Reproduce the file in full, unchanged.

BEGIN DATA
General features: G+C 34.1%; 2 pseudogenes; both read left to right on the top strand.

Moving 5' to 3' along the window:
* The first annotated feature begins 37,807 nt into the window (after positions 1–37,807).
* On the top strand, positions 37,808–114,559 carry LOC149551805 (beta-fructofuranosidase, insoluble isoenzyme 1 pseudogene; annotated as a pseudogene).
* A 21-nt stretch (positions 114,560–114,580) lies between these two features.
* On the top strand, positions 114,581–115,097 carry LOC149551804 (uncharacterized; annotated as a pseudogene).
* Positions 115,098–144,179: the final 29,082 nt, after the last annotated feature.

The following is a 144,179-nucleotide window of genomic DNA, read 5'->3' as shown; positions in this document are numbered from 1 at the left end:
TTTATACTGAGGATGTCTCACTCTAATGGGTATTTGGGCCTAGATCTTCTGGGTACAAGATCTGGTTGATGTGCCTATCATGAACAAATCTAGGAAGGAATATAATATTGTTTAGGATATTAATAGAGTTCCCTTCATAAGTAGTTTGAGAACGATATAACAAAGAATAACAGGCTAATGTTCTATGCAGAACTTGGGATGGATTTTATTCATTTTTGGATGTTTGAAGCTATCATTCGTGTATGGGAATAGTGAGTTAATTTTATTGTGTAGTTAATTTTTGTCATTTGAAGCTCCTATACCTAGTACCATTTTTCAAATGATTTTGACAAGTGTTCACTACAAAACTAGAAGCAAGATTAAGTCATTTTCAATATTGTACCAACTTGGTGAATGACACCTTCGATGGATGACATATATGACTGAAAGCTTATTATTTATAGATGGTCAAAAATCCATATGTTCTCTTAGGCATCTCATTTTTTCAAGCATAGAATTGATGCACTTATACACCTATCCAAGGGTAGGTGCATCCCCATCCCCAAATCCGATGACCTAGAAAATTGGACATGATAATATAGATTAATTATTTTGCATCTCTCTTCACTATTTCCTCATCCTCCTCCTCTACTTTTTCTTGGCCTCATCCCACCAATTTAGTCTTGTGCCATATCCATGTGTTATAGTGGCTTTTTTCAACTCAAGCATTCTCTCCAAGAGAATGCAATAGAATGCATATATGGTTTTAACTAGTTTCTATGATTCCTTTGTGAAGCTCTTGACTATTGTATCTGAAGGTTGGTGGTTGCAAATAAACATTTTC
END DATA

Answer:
General features: G+C 34.1%; 2 pseudogenes; both read left to right on the top strand.

Moving 5' to 3' along the window:
* The first annotated feature begins 37,807 nt into the window (after positions 1–37,807).
* On the top strand, positions 37,808–114,559 carry LOC149551805 (beta-fructofuranosidase, insoluble isoenzyme 1 pseudogene; annotated as a pseudogene).
* A 21-nt stretch (positions 114,560–114,580) lies between these two features.
* On the top strand, positions 114,581–115,097 carry LOC149551804 (uncharacterized; annotated as a pseudogene).
* Positions 115,098–144,179: the final 29,082 nt, after the last annotated feature.

The following is a 144,179-nucleotide window of genomic DNA, read 5'->3' as shown; positions in this document are numbered from 1 at the left end:
TTTATACTGAGGATGTCTCACTCTAATGGGTATTTGGGCCTAGATCTTCTGGGTACAAGATCTGGTTGATGTGCCTATCATGAACAAATCTAGGAAGGAATATAATATTGTTTAGGATATTAATAGAGTTCCCTTCATAAGTAGTTTGAGAACGATATAACAAAGAATAACAGGCTAATGTTCTATGCAGAACTTGGGATGGATTTTATTCATTTTTGGATGTTTGAAGCTATCATTCGTGTATGGGAATAGTGAGTTAATTTTATTGTGTAGTTAATTTTTGTCATTTGAAGCTCCTATACCTAGTACCATTTTTCAAATGATTTTGACAAGTGTTCACTACAAAACTAGAAGCAAGATTAAGTCATTTTCAATATTGTACCAACTTGGTGAATGACACCTTCGATGGATGACATATATGACTGAAAGCTTATTATTTATAGATGGTCAAAAATCCATATGTTCTCTTAGGCATCTCATTTTTTCAAGCATAGAATTGATGCACTTATACACCTATCCAAGGGTAGGTGCATCCCCATCCCCAAATCCGATGACCTAGAAAATTGGACATGATAATATAGATTAATTATTTTGCATCTCTCTTCACTATTTCCTCATCCTCCTCCTCTACTTTTTCTTGGCCTCATCCCACCAATTTAGTCTTGTGCCATATCCATGTGTTATAGTGGCTTTTTTCAACTCAAGCATTCTCTCCAAGAGAATGCAATAGAATGCATATATGGTTTTAACTAGTTTCTATGATTCCTTTGTGAAGCTCTTGACTATTGTATCTGAAGGTTGGTGGTTGCAAATAAACATTTTC